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  2. <rss xmlns:dc="" version="2.0"><channel><description>Celebrating the physics of all that flows. Ask a question, submit a post idea or send an email. You can also follow FYFD on Twitter and YouTube. FYFD is written by Nicole Sharp, PhD.If you’re a fan of FYFD and would like to help support the site and its outreach, please consider becoming a patron on Patreon or giving a donation through PayPal with the button below. Your support is much appreciated!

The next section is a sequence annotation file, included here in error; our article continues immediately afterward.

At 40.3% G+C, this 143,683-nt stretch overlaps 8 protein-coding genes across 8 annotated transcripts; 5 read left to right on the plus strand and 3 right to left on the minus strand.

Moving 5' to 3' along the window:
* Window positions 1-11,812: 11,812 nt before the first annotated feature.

3. </description><title>FYFD</title><generator>Tumblr (3.0; @fuckyeahfluiddynamics)</generator><link></link><item><title>A winter bloom of phytoplankton appears as green and teal swirls...</title><description>&lt;img src=""/&gt;&lt;br/&gt;&lt;br/&gt;&lt;p&gt;A winter bloom of &lt;a href=""&gt;phytoplankton&lt;/a&gt; appears as green and teal swirls in this false-color satellite image of the Gulf of Aden. Although phytoplankton can be an important food source for fish and other marine animals, in recent years we’ve observed more frequent toxic blooms. Currently, physical sampling of the phytoplankton is necessary to determine what type they are, but scientists are working to use multi-spectral imaging to identify different species remotely. As harmful as they can be, blooms like these help &lt;a href=""&gt;visualize the flow&lt;/a&gt; and mixing in different coastal regions. Here, for example, we can see distinctive &lt;a href=""&gt;turbulent eddies&lt;/a&gt; in the Gulf that are tens of kilometers across. (Image credit: N. Kuring/NASA; via &lt;a href=""&gt;NASA Earth Observatory&lt;/a&gt;)&lt;/p&gt;</description><link></link><guid></guid><pubDate>Mon, 22 Jul 2019 10:00:30 -0500</pubDate><category>fluid dynamics</category><category>science</category><category>physics</category><category>sciblr</category><category>flow visualization</category><category>phytoplankton</category><category>turbulence</category></item><item><title>We can’t always see the flows around us, but that doesn’t mean...</title><description>&lt;img src=""/&gt;&lt;br/&gt;&lt;br/&gt;&lt;p&gt;We can’t always see the flows around us, but that doesn’t mean they’re not there. Audobon Photography Award winner Kathrin Swaboda waited for a cold morning to catch this spectacular photo of a red-winged blackbird’s song. In the morning chill, moisture from the bird’s breath condensed inside the vortex rings it emitted, giving us a glimpse of its sound. (Image credit: &lt;a href=""&gt;K. Swaboda&lt;/a&gt;; via &lt;a href=""&gt;Gizmodo&lt;/a&gt;; submitted by &lt;a href=""&gt;Joseph S&lt;/a&gt; and &lt;a href=""&gt;Stuart H&lt;/a&gt;)&lt;/p&gt;</description><link></link><guid></guid><pubDate>Fri, 19 Jul 2019 10:00:04 -0500</pubDate><category>fluid dynamics</category><category>science</category><category>physics</category><category>biology</category><category>sciblr</category><category>condensation</category><category>acoustics</category><category>birds</category><category>vortex rings</category><category>fluids as art</category></item><item><title>Citrus fruits like oranges house tiny pockets of oil in their...</title><description>&lt;img src=""/&gt;&lt;br/&gt;&lt;br/&gt;&lt;p&gt;Citrus fruits like oranges house tiny pockets of oil in their peels. When squeezed, the oils jet out in tiny micro-jets that are about the width of a human hair. Despite their small size, the jets reach speeds of about 30 m/s and quickly break into a stream of droplets. When exposed to the flame of a lighter, like in the animation above, those microdroplets &lt;a href=""&gt;combust&lt;/a&gt; easily, creating a momentary fireball used to augment some cocktails. For more on how the citrus peel generates these jets, check out &lt;a href=""&gt;this previous post&lt;/a&gt;. (Image credit: &lt;a href=""&gt;Warped Perception&lt;/a&gt;, &lt;a href=""&gt;source&lt;/a&gt;; research credit: &lt;a href=""&gt;N. Smith et al.&lt;/a&gt;)&lt;/p&gt;</description><link></link><guid></guid><pubDate>Thu, 18 Jul 2019 10:00:07 -0500</pubDate><category>fluid dynamics</category><category>science</category><category>physics</category><category>biology</category><category>sciblr</category><category>citrus</category><category>microfluidics</category><category>jet</category><category>combustion</category></item><item><title>As anyone who’s jumped off the high board can tell you, hitting...</title><description>&lt;iframe width="400" height="225"  id="youtube_iframe" src=";enablejsapi=1&amp;origin=;wmode=opaque" frameborder="0" allow="accelerometer; autoplay; encrypted-media; gyroscope; picture-in-picture" allowfullscreen&gt;&lt;/iframe&gt;&lt;br/&gt;&lt;br/&gt;&lt;p&gt;As anyone who’s jumped off the high board can tell you, hitting the water involves a lot of force. That’s because any solid object entering the water has to accelerate water out of its way. This is why &lt;a href=""&gt;gannets and other diving birds streamline themselves&lt;/a&gt; before entering the water. But even for non-streamlined objects, like a sphere, there are ways to reduce the force of impact.&lt;/p&gt;&lt;p&gt;This video explores three such techniques, all of which involve disturbing the water &lt;i&gt;before&lt;/i&gt; the sphere enters. In the first, the sphere is dropped inside a jet of fluid. Since the jet is already forcing water down and aside when the sphere enters, the acceleration provided by the sphere is less and so is the force it experiences.&lt;/p&gt;&lt;p&gt;The second and third techniques both rely on dropping a solid object ahead of the one we care about. In the second case, a smaller sphere breaks the surface ahead of the larger one, allowing the big sphere to hit a cavity rather than an undisturbed surface. Like with the jet, the first sphere’s entry has already accelerated fluid downward, so there’s less mass that the bigger sphere has to accelerate, thereby reducing its impact force.&lt;/p&gt;&lt;p&gt;In the third case, the first sphere is dropped well ahead of the second, creating an upward-moving &lt;a href=""&gt;Worthington jet&lt;/a&gt; that the second sphere hits. In this case, there’s water moving upward into the sphere, so how could this possibly reduce the force of entry? The key here is that the water of the jet wets the sphere before it enters the pool. Notice how very little air accompanies the second sphere compared to the first one. That’s because the second sphere is already wet. It’s also been slowed down by the jet so that it enters the water at a lower speed, all of which adds up to a lower force of entry. (Image and research credit: &lt;a href=""&gt;N. Speirs et al.&lt;/a&gt;)&lt;/p&gt;&lt;figure data-orig-width="540" data-orig-height="304" class="tmblr-full"&gt;&lt;img src="" alt="image" data-orig-width="540" data-orig-height="304"/&gt;&lt;/figure&gt;</description><link></link><guid></guid><pubDate>Wed, 17 Jul 2019 10:00:23 -0500</pubDate><category>fluid dynamics</category><category>science</category><category>physics</category><category>sciblr</category><category>2018gofm</category><category>splashes</category><category>water entry</category><category>diving</category><category>jets</category><category>Worthington jet</category><category>cavity</category><category>wetting</category></item><item><title>Not everything that behaves like a fluid is a liquid or a gas....</title><description>&lt;iframe width="400" height="225"  id="youtube_iframe" src=";enablejsapi=1&amp;origin=;wmode=opaque" frameborder="0" allow="accelerometer; autoplay; encrypted-media; gyroscope; picture-in-picture" allowfullscreen&gt;&lt;/iframe&gt;&lt;br/&gt;&lt;br/&gt;&lt;p&gt;Not everything that behaves like a fluid is a liquid or a gas. In particular, groups of organisms can behave in a collective manner that is remarkably flow-like. From &lt;a href=""&gt;schools of fish&lt;/a&gt; to &lt;a href=""&gt;fire-ant rafts&lt;/a&gt;, nature is full of examples of groups with fluid-like properties. &lt;/p&gt;&lt;p&gt;One of the most mesmerizing examples are these giant honeybee colonies, which essentially &lt;a href=""&gt;do “the wave” to frighten away predators&lt;/a&gt; like wasps. Researchers are still trying to understand and mimic the way these groups coordinate such behaviors. Can even complicated patterns be generated by a simple set of rules an individual animal follows? That’s the sort of question &lt;a href=""&gt;active matter&lt;/a&gt; researchers investigate. Check out the video above to see a whole cliff’s worth of bee colonies shimmering. (Image and video credit: BBC Earth)&lt;/p&gt;&lt;figure data-orig-width="540" data-orig-height="304" class="tmblr-full"&gt;&lt;img src="" alt="image" data-orig-width="540" data-orig-height="304"/&gt;&lt;/figure&gt;</description><link></link><guid></guid><pubDate>Tue, 16 Jul 2019 10:00:26 -0500</pubDate><category>fluid dynamics</category><category>science</category><category>physics</category><category>sciblr</category><category>biology</category><category>bees</category><category>collective motion</category><category>active matter</category><category>waves</category></item><item><title>Living near the Rocky Mountains, it’s not unusual to look up and...</title><description>&lt;img src=""/&gt;&lt;br/&gt;&lt;br/&gt;&lt;p&gt;Living near the Rocky Mountains, it’s not unusual to look up and find the sky striped with lines of clouds. Such wave clouds are often formed &lt;a href=""&gt;on the lee side of mountains&lt;/a&gt; and other topography. But even in the flattest plains, you can find clouds like these at times. That’s because the &lt;a href=""&gt;internal waves&lt;/a&gt; necessary to create the clouds can be generated by weather fronts, too.&lt;/p&gt;&lt;p&gt;Imagine a bit of atmosphere sitting between a low-pressure zone and a high-pressure zone. This will be an area of &lt;a href=""&gt;convergence&lt;/a&gt;, where winds flow inward and squeeze the fluid parcel in one direction before turning 90 degrees and stretching it in the perpendicular direction. The result is a sharpening of any temperature gradient along the interface. This is the weather front that moves in and causes massive and sudden shifts in temperature. &lt;/p&gt;&lt;p&gt;On one side of the front, warm air rises. Then, as it loses heat and cools, it sinks down the cold side of the front. The sharper the temperature differences become, the stronger this circulation gets. If the air is vertically displaced quickly enough, it will spontaneously generate waves in the atmosphere. With the right moisture conditions, those waves create visible clouds at their crests, as seen here. For more on the process, check out &lt;a href=""&gt;this article over at Physics Today&lt;/a&gt;. (Image credit: &lt;a href=""&gt;W. Velasquez&lt;/a&gt;; via &lt;a href=""&gt;Physics Today&lt;/a&gt;)&lt;/p&gt;</description><link></link><guid></guid><pubDate>Mon, 15 Jul 2019 10:00:15 -0500</pubDate><category>fluid dynamics</category><category>science</category><category>physics</category><category>meteorology</category><category>atmospheric science</category><category>sciblr</category><category>weather</category><category>clouds</category><category>wave clouds</category><category>internal waves</category><category>convection</category><category>circulation</category></item><item><title>On a hot day, it’s not unusual to catch a glimpse of a...</title><description>&lt;img src=""/&gt;&lt;br/&gt;&lt;br/&gt;&lt;p&gt;On a hot day, it’s not unusual to catch a glimpse of a shimmering &lt;a href=""&gt;optical illusion&lt;/a&gt; over a hot road, but you probably wouldn’t expect to see the same thing 2,000 meters under the ocean. Yet that’s exactly what a team of scientists saw through the cameras of their unmanned submersible as it explored hydrothermal vents deep in the Pacific Ocean.&lt;/p&gt;&lt;p&gt;At these depths, the pressure is high enough that water can reach more than 350 degrees Celsius without boiling. The hot fluid from the vents rises and gets caught beneath mineral overhangs, forming a sort of upside-down pool. Since the &lt;a href=""&gt;index of refraction&lt;/a&gt; of the hot water is different than that of the colder surrounding water, we see a mirror-like surface at some viewing angles. Be sure to check out the whole video for more examples of the illusion. (Image and video credit: Schmidt Ocean; via &lt;a href=";utm_medium=socialmedia"&gt;Smithsonian&lt;/a&gt;; submitted by &lt;a href=""&gt;Kam-Yung Soh&lt;/a&gt;)&lt;/p&gt;&lt;figure class="tmblr-embed tmblr-full" data-provider="youtube" data-orig-width="540" data-orig-height="304" data-url=""&gt;&lt;iframe width="540" height="304" id="youtube_iframe" src=";enablejsapi=1&amp;origin=;wmode=opaque" frameborder="0" allowfullscreen="allowfullscreen"&gt;&lt;/iframe&gt;&lt;/figure&gt;</description><link></link><guid></guid><pubDate>Fri, 12 Jul 2019 10:00:15 -0500</pubDate><category>fluid dynamics</category><category>science</category><category>physics</category><category>oceanography</category><category>sciblr</category><category>optical illusion</category><category>optics</category><category>refraction</category></item><item><title>In “Aurora”, artist Rus Khasanov uses fluids to create a short...</title><description>&lt;iframe src=";byline=0&amp;portrait=0&amp;app_id=122963" width="400" height="225" frameborder="0" title="A U R O R A" allow="autoplay; fullscreen" allowfullscreen&gt;&lt;/iframe&gt;&lt;br/&gt;&lt;br/&gt;&lt;p&gt;In “&lt;a href=""&gt;Aurora&lt;/a&gt;”, artist &lt;a href=""&gt;Rus Khasanov&lt;/a&gt; uses fluids to create a short film full of psychedelic color and cosmic visuals. As in a soap bubble, the bright colors – as well as the pure black holes – come from the &lt;a href=""&gt;interference of light rays&lt;/a&gt;. The colors directly relate to the thickness of fluid, and they allow us to see all the subtle flows caused by &lt;a href=""&gt;variations in surface tension&lt;/a&gt;. (Video and image credit: R. Khasanov)&lt;/p&gt;&lt;figure data-orig-width="1400" data-orig-height="934" class="tmblr-full"&gt;&lt;img src="" alt="image" data-orig-width="1400" data-orig-height="934"/&gt;&lt;/figure&gt;&lt;figure data-orig-width="600" data-orig-height="338" class="tmblr-full"&gt;&lt;img src="" alt="image" data-orig-width="600" data-orig-height="338"/&gt;&lt;/figure&gt;&lt;figure data-orig-width="1400" data-orig-height="934" class="tmblr-full"&gt;&lt;img src="" alt="image" data-orig-width="1400" data-orig-height="934"/&gt;&lt;/figure&gt;</description><link></link><guid></guid><pubDate>Thu, 11 Jul 2019 10:00:06 -0500</pubDate><category>fluid dynamics</category><category>science</category><category>physics</category><category>sciblr</category><category>fluids as art</category><category>interference</category><category>flow visualization</category><category>surface tension</category><category>Marangoni effect</category></item><item><title>Soft systems like this bubble raft can retain memory of how they...</title><description>&lt;img src=""/&gt;&lt;br/&gt;&lt;br/&gt;&lt;p&gt;Soft systems like this bubble raft can retain memory of how they reached their current configuration. Because the bubbles are different sizes, they cannot pack into a crystalline structure, and because they’re too close together to move easily, they cannot reconfigure into their most efficient packing. This leaves the system out of equilibrium, which is key to its memory. &lt;/p&gt;&lt;p&gt;By shearing the bubbles between a spinning inner ring (left in image) and a stationary outer one (not shown) several times, &lt;a href=""&gt;researchers found they they could coax the bubbles&lt;/a&gt; into a configuration that was unresponsive to further shearing at that amplitude. &lt;/p&gt;&lt;p&gt;Once the bubbles were configured, the scientists could sweep through many shear amplitudes and look for the one with the smallest response. This was always the “remembered” shear amplitude. Effectively, the system can record and read out values similar to the way a computer bit does. Bubbles are no replacement for silicon, though. In this case, scientists are more interested in what memory in these systems can teach us about other, similar mechanical systems and how they respond to forces. (Image and research credit: &lt;a href=""&gt;S. Mukherji et al.&lt;/a&gt;; via &lt;a href=""&gt;Physics Today&lt;/a&gt;; submitted by &lt;a href=""&gt;Kam-Yung Soh&lt;/a&gt;)&lt;/p&gt;</description><link></link><guid></guid><pubDate>Wed, 10 Jul 2019 10:00:05 -0500</pubDate><category>fluid dynamics</category><category>science</category><category>physics</category><category>sciblr</category><category>bubbles</category><category>shear</category><category>soft matter</category><category>Taylor-Couette flow</category><category>jamming</category></item><item><title>Periodically, our sun releases plasma in a coronal mass...</title><description>&lt;img src=""/&gt;&lt;br/&gt;&lt;br/&gt;&lt;p&gt;Periodically, our &lt;a href=""&gt;sun&lt;/a&gt; releases plasma in a coronal mass ejection. Afterwards, the local magnetic field lines shift and reorganize. We can see that process in action here because charged particles spin along the magnetic lines, outlining them as bright loops in this imagery. This sequence – one of the best examples of this phenomenon to date – was captured by NASA’s Solar Dynamics Observatory in early 2017. To understand behaviors like these, scientists use &lt;a href=""&gt;magnetohydrodynamics&lt;/a&gt;, a marriage of the equations of fluid mechanics with Maxwell’s equations for electromagnetism. (Image credit: NASA SDO, &lt;a href=""&gt;source&lt;/a&gt;)&lt;/p&gt;</description><link></link><guid></guid><pubDate>Tue, 09 Jul 2019 10:00:24 -0500</pubDate><category>fluid dynamics</category><category>science</category><category>physics</category><category>sciblr</category><category>astrophysics</category><category>sun</category><category>plasma</category><category>magnetic field</category><category>flow visualization</category><category>magnetohydrodynamics</category><category>NASA SDO</category></item><item><title>Drops that impact a very hot surface will surf on their own...</title><description>&lt;img src=""/&gt;&lt;br/&gt;&lt;br/&gt;&lt;p&gt;Drops that impact a very hot surface will &lt;a href=""&gt;surf on their own vapor&lt;/a&gt;, and ones that hit a very cold surface will &lt;a href=""&gt;freeze almost immediately&lt;/a&gt;. But what happens when the temperature differences aren’t so extreme? Scientists explored this (above) by dropping room-temperature water droplets onto a cool surface – one warmer than the freezing point but cooler than the dew point at which water condenses. &lt;/p&gt;&lt;p&gt;They found that impacting drops formed a triple halo of condensate (right).  The first and brightest ring forms at the radius of the drop’s maximum extent during impact. The second band forms from water vapor that leaves the droplet at impact. As that vapor cools, it condenses into a second band. The final, dimmest band forms as the droplet stabilizes and cools. It’s the result of water vapor near the droplet continuing to cool and condense. (Image and research credit: &lt;a href=""&gt;Y. Zhao et al.&lt;/a&gt;; via &lt;a href=""&gt;Nature News&lt;/a&gt;; submitted by &lt;a href=""&gt;Kam-Yung Soh&lt;/a&gt;)&lt;/p&gt;</description><link></link><guid></guid><pubDate>Mon, 08 Jul 2019 10:00:28 -0500</pubDate><category>fluid dynamics</category><category>science</category><category>physics</category><category>sciblr</category><category>droplet impact</category><category>condensation</category></item><item><title>Most of us have probably never given much thought to how a fire...</title><description>&lt;iframe width="400" height="225"  id="youtube_iframe" src=";enablejsapi=1&amp;origin=;wmode=opaque" frameborder="0" allow="accelerometer; autoplay; encrypted-media; gyroscope; picture-in-picture" allowfullscreen&gt;&lt;/iframe&gt;&lt;br/&gt;&lt;br/&gt;&lt;p&gt;Most of us have probably never given much thought to how a fire sprinkler works, but fortunately, the Slow Mo Guys have used their high-speed skills to answer that question anyway. Sprinkler systems of this variety are constantly pressurized by a full pipe line of water that’s held back by a thin metal disk and a colored glass ampule containing a fluid like alcohol. The color of ampule indicates the &lt;a href=""&gt;temperature at which the system is designed to activate&lt;/a&gt;. As the ampule heats up, the fluid inside expands, breaking the ampule at or near the critical temperature. That allows the metal disk to fall away and releases a torrent of water, which falls onto the gear-like disk at the bottom of the sprinkler and gets flung out over a wider area. Despite appearances, that bottom disk is stationary, not spinning; its shape alone is what distributes the water. (Image and video credit: The Slow Mo Guys)&lt;/p&gt;&lt;figure data-orig-width="540" data-orig-height="300" class="tmblr-full"&gt;&lt;img src="" alt="image" data-orig-width="540" data-orig-height="300"/&gt;&lt;/figure&gt;</description><link></link><guid></guid><pubDate>Fri, 05 Jul 2019 10:00:11 -0500</pubDate><category>fluid dynamics</category><category>science</category><category>physics</category><category>sciblr</category><category>engineering</category><category>fire suppression system</category><category>fire sprinkler</category><category>high-speed video</category></item><item><title>Not long ago, we learned for the first time that dandelion seeds...</title><description>&lt;img src=""/&gt;&lt;br/&gt; &lt;br/&gt;&lt;img src=""/&gt;&lt;br/&gt; &lt;br/&gt;&lt;p&gt;&lt;a href=""&gt;Not long ago&lt;/a&gt;, we learned for the first time that dandelion seeds fly thanks to a stable separated vortex ring that sits behind their bristly pappus. Building on that work, researchers have now &lt;a href=""&gt;published a mathematical analysis&lt;/a&gt; of flow around a simplified dandelion pappus. Despite their simplifications, the model captures the flow observed in the previous experiments (bottom image: experiments on left; model on right). &lt;/p&gt;&lt;p&gt;The model also allowed researchers to test various features – like the number of filaments in the pappus – and see how they affected the flow. Interestingly, they found that dandelion flight was most stable with about 100 filaments, which is right around the number of a typical pappus! (Image credits: dandelion - &lt;a href=""&gt;Pixabay&lt;/a&gt;, figure - &lt;a href=""&gt;P. Ledda et al.&lt;/a&gt;; research credit: &lt;a href=""&gt;P. Ledda et al.&lt;/a&gt;; via &lt;a href=""&gt;APS Physics&lt;/a&gt;; submitted by Kam-Yung Soh and Marc A.)&lt;/p&gt;</description><link></link><guid></guid><pubDate>Thu, 04 Jul 2019 10:00:10 -0500</pubDate><category>fluid dynamics</category><category>science</category><category>physics</category><category>sciblr</category><category>biology</category><category>parachutes</category><category>dandelion</category><category>gliding</category><category>aerodynamics</category><category>vortex ring</category><category>separated vortex ring</category><category>plants</category><category>porosity</category><category>drag generation</category></item><item><title>Earth’s earlier ages are filled with enduring mysteries about...</title><description>&lt;img src=""/&gt;&lt;br/&gt; &lt;br/&gt;&lt;img src=""/&gt;&lt;br/&gt; &lt;br/&gt;&lt;p&gt;Earth’s earlier ages are filled with enduring mysteries about the plants and creatures that lived and died long before humanity. Many of &lt;a href=""&gt;these organisms&lt;/a&gt;, like the aquatic &lt;i&gt;Ernietta&lt;/i&gt; shown above, are known only from scattered fossil remains. Yet fluid dynamics is helping us understand how &lt;i&gt;Ernietta&lt;/i&gt; lived and fed some 545 million years ago.&lt;/p&gt;&lt;p&gt;&lt;i&gt;Ernietta&lt;/i&gt; were sack-like organisms consisting of stitched-together tubular elements. They had no way to move around and no obvious method for transporting nutrients into their bodies. Scientists hypothesized that they likely used one of two feeding methods: either &lt;i&gt;Ernietta&lt;/i&gt; relied on its surface area to &lt;a href=""&gt;extract nutrients directly&lt;/a&gt; from the water or its shape enabled it to trap larger particles to feed on from the flow. To decide between these modes, scientists turned to &lt;a href=""&gt;computational fluid dynamics&lt;/a&gt;.&lt;/p&gt;&lt;p&gt;By modelling both single &lt;i&gt;Ernietta&lt;/i&gt; and small groups, they found that the shape of the organism generates a rotating current inside the bag that pulls flow down along one side and back up the other. Moreover, being near one another enhanced this effect, helping downstream &lt;i&gt;Ernietta&lt;/i&gt; catch more particles than they otherwise would. All in all, the results suggest not only &lt;i&gt;Ernietta&lt;/i&gt;’s likely feeding method but also that they lived in colonies and practiced one of the earliest known examples of communal feeding! (Image credit: D. Mazierski, &lt;a href=""&gt;source&lt;/a&gt;; research credit: &lt;a href=""&gt;B. Gibson et al.&lt;/a&gt;; via &lt;a href=""&gt;ArsTechnica&lt;/a&gt;; submitted by &lt;a href=""&gt;Kam-Yung Soh&lt;/a&gt;)&lt;/p&gt;</description><link></link><guid></guid><pubDate>Wed, 03 Jul 2019 10:00:01 -0500</pubDate><category>fluid dynamics</category><category>science</category><category>physics</category><category>biology</category><category>paleontology</category><category>sciblr</category><category>suspension feeding</category><category>computational fluid dynamics</category><category>CFD</category><category>numerical simulation</category></item><item><title>Last week, NASA announced its next New Frontiers mission: a...</title><description>&lt;img src=""/&gt;&lt;br/&gt;&lt;br/&gt;&lt;p&gt;Last week, NASA announced its next New Frontiers mission: a nuclear-powered drone named Dragonfly heading to &lt;a href=""&gt;Titan&lt;/a&gt;. This astrobiology mission is set to search our solar system’s second largest moon for signs of life. It’s exciting aerodynamically, as well, since Titan’s thick atmosphere makes it uniquely suited for heavier-than-air flight. Therefore, rather than using wheeled rovers like we have on Mars, Dragonfly is a rotorcraft. It will be capable of traveling up to 8km per flight, which will quickly surpass the fewer than 21km the Curiosity Rover has managed on Mars! &lt;/p&gt;&lt;p&gt;Like Earth, Titan has rainfall and &lt;a href=""&gt;open liquid bodies&lt;/a&gt; on its surface. I, for one, can’t wait to see the alien vistas Dragonfly sends back as it cruises over methane lakes. (Image and video credit: NASA)&lt;/p&gt;&lt;figure class="tmblr-embed tmblr-full" data-provider="youtube" data-orig-width="540" data-orig-height="304" data-url=""&gt;&lt;iframe width="540" height="304" id="youtube_iframe" src=";enablejsapi=1&amp;origin=;wmode=opaque" frameborder="0" allow="accelerometer; autoplay; encrypted-media; gyroscope; picture-in-picture" allowfullscreen=""&gt;&lt;/iframe&gt;&lt;/figure&gt;</description><link></link><guid></guid><pubDate>Tue, 02 Jul 2019 10:00:18 -0500</pubDate><category>fluid dynamics</category><category>science</category><category>physics</category><category>planetary science</category><category>aerodynamics</category><category>rotorcraft</category><category>NASA</category><category>sciblr</category><category>Dragonfly</category></item><item><title>Take a mixture of a viscous liquid – like clay mud –...</title><description>&lt;img src=""/&gt;&lt;br/&gt;&lt;br/&gt;&lt;p&gt;Take a mixture of a viscous liquid – like clay mud – and squeeze it between two glass plates and you’ll create a mostly-round layer of liquid. As you pry the two glass plates apart, air will push its way into that layer, forcing through the mud in a dendritic pattern. This is called the &lt;a href=""&gt;Saffman-Taylor instability&lt;/a&gt; or &lt;a href=""&gt;viscous fingering&lt;/a&gt;. It occurs because the interface between the air and mud is unstable.  (Image and video credit: &lt;a href=";t=NjNiZTY0ZGE3MWNlNjRiM2VmZWI1NzIxMjJkNDhkZDU4MWRiODk1ZSxudWJGaXRaNA%3D%3D&amp;b=t%3AEpT9D-ko1A7dI_sOVcsSQQ&amp;;m=0"&gt;amàco&lt;/a&gt; et al.)&lt;/p&gt;&lt;figure class="tmblr-embed tmblr-full" data-provider="vimeo" data-orig-width="540" data-orig-height="304" data-url=""&gt;&lt;iframe src=";byline=0&amp;portrait=0&amp;app_id=122963" width="540" height="304" frameborder="0" title="Fingers of air in clay mud" allowfullscreen="allowfullscreen"&gt;&lt;/iframe&gt;&lt;/figure&gt;</description><link></link><guid></guid><pubDate>Mon, 01 Jul 2019 10:00:24 -0500</pubDate><category>fluid dynamics</category><category>science</category><category>physics</category><category>sciblr</category><category>Saffman-Taylor instability</category><category>viscous fingering</category><category>fluids as art</category><category>instability</category><category>viscous flow</category></item><item><title>Although Thomas Blanchard’s latest short film, “-N- Uprising”,...</title><description>&lt;iframe src=";byline=0&amp;portrait=0&amp;app_id=122963" width="400" height="225" frameborder="0" title="-N- Uprising HDR" allow="autoplay; fullscreen" allowfullscreen&gt;&lt;/iframe&gt;&lt;br/&gt;&lt;br/&gt;&lt;p&gt;Although Thomas Blanchard’s latest short film, &lt;a href=""&gt;“-N- Uprising”&lt;/a&gt;, is less overtly fluid dynamical, fluids underlie almost every aspect of it. The blossoming of flowers is often &lt;a href=""&gt;driven by osmosis and water pressure&lt;/a&gt;. Spiders &lt;a href=""&gt;rely on hydraulic pressure&lt;/a&gt; to move their limbs, and many insects first &lt;a href=""&gt;unfurl their wings by pumping hemolymph&lt;/a&gt; through the network of veins that lace them. Even when hidden beneath the surface, fluid dynamics is everywhere. (Video credit: T. Blanchard; via &lt;a href=""&gt;Colossal&lt;/a&gt;)&lt;/p&gt;&lt;figure data-orig-width="540" data-orig-height="282" class="tmblr-full"&gt;&lt;img src="" alt="image" data-orig-width="540" data-orig-height="282"/&gt;&lt;/figure&gt;&lt;figure data-orig-width="540" data-orig-height="284" class="tmblr-full"&gt;&lt;img src="" alt="image" data-orig-width="540" data-orig-height="284"/&gt;&lt;/figure&gt;&lt;figure data-orig-width="540" data-orig-height="282" class="tmblr-full"&gt;&lt;img src="" alt="image" data-orig-width="540" data-orig-height="282"/&gt;&lt;/figure&gt;</description><link></link><guid></guid><pubDate>Fri, 28 Jun 2019 10:00:15 -0500</pubDate><category>fluid dynamics</category><category>science</category><category>physics</category><category>biology</category><category>sciblr</category><category>fluids as art</category><category>plants</category><category>freezing</category><category>insects</category><category>hydraulic pressure</category></item><item><title>As the climate warms, many urban centers are facing stronger and...</title><description>&lt;img src=""/&gt;&lt;br/&gt;&lt;br/&gt;&lt;p&gt;As the climate warms, many urban centers are facing stronger and more frequent storms. Some, like New York City, are using &lt;a href=""&gt;numerical simulations&lt;/a&gt; to better understand the interactions of their complicated urban geometries with hurricane force winds. &lt;/p&gt;&lt;p&gt;Above you see a simulation showing predicted wind speeds in a Lower Eastside neighborhood. The incoming wind speed (from the left) is roughly 60 m/s (~134 mph), but the speeds around and between buildings are as much as 2 times higher than that. That means that, even if a storm is &lt;a href=""&gt;Category 3 or 4&lt;/a&gt;, there will be areas of a neighborhood that receive sustained winds well beyond the range of a Category 5 hurricane. Urban planners need this sort of data both for devising building requirements and for understanding what storm conditions warrant mandatory evacuations for residents. (Video and image credit: &lt;a href=""&gt;X. Jiang et al.&lt;/a&gt;)&lt;/p&gt;&lt;figure class="tmblr-embed tmblr-full" data-provider="youtube" data-orig-width="540" data-orig-height="304" data-url=""&gt;&lt;iframe width="540" height="304" id="youtube_iframe" src=";enablejsapi=1&amp;origin=;wmode=opaque" frameborder="0" allowfullscreen="allowfullscreen"&gt;&lt;/iframe&gt;&lt;/figure&gt;</description><link></link><guid></guid><pubDate>Thu, 27 Jun 2019 10:00:11 -0500</pubDate><category>fluid dynamics</category><category>science</category><category>physics</category><category>meteorology</category><category>climate change</category><category>hurricanes</category><category>sciblr</category><category>numerical simulation</category><category>computational fluid dynamics</category><category>New York City</category><category>les</category><category>Large Eddy simulation</category></item><item><title>Transporting droplets easily and reliably is important in many...</title><description>&lt;img src=""/&gt;&lt;br/&gt; &lt;br/&gt;&lt;img src=""/&gt;&lt;br/&gt; &lt;br/&gt;&lt;img src=""/&gt;&lt;br/&gt; &lt;br/&gt;&lt;p&gt;Transporting droplets easily and reliably is important in many &lt;a href=""&gt;microfluidic&lt;/a&gt; applications. While this can be done using electric fields, those fields can impact biological characteristics researchers are trying to measure. As an alternative, a group of researchers have developed the concept of “mechanowetting,” a technique that uses surface tension forces to hold droplets on a traveling wave.&lt;/p&gt;&lt;p&gt;Now visually, it’s a bit tough to see what’s going on here. In the animations, it looks like the droplets are just sticking to a moving surface, but that’s an illusion. The surface the droplet is sitting on is fixed and unmoving. It’s a thin silicone film that covers a ridged conveyor belt. The belt underneath can (and does) move. This creates a traveling wave. Instead of that wave simply passing beneath the droplet, it triggers an internal flow and restoring force that helps the drop follow the wave. The effect is strong enough that small droplets are even able to climb up vertical walls or stick upside-down. (Image, research, and submission credit: &lt;a href=""&gt;E. de Jong et al.&lt;/a&gt;)&lt;/p&gt;</description><link></link><guid></guid><pubDate>Wed, 26 Jun 2019 10:00:29 -0500</pubDate><category>fluid dynamics</category><category>science</category><category>physics</category><category>sciblr</category><category>droplet transport</category><category>microfluidics</category><category>surface tension</category><category>flow visualization</category><category>waves</category></item><item><title>Although many people have studied droplet impacts over the...</title><description>&lt;img src=""/&gt;&lt;br/&gt;&lt;br/&gt;&lt;p&gt;Although many people have studied &lt;a href=""&gt;droplet impacts&lt;/a&gt; over the years, there’s been remarkably little work done with oil-on-water impacts. One of the things that makes this situation different is that the oil and water are completely &lt;a href=""&gt;immiscible&lt;/a&gt;, which means we can see aspects of the impact process that are invisible with, say, water-on-water impacts.&lt;/p&gt;&lt;p&gt;The animation above shows an underwater view of the oil droplet’s impact. The energy of the initial impact creates an expanding crater and an unstable &lt;a href=""&gt;crown splash&lt;/a&gt;. That crown splash contains both water and oil. After it ejects some droplets, the rim stabilizes, but we can still see small perturbations along its edge as it starts to retract. In the water, high surface tension damps out these perturbations. Not so for the oil! As the crater retracts, the small disturbances along the rim get stretched into mushroom-shaped fingers that point inward toward the impact site. Because the index of refraction is different between oil and water, we can see the fingers clearly near the end of the animation. (Image and research credit: &lt;a href=""&gt;U. Jain et al.&lt;/a&gt;; submitted by &lt;a href=""&gt;Utkarsh J.&lt;/a&gt;)&lt;/p&gt;</description><link></link><guid></guid><pubDate>Tue, 25 Jun 2019 10:00:16 -0500</pubDate><category>fluid dynamics</category><category>science</category><category>physics</category><category>sciblr</category><category>droplet impact</category><category>miscibility</category><category>flow visualization</category><category>instability</category><category>cavity</category><category>splashes</category></item></channel></rss>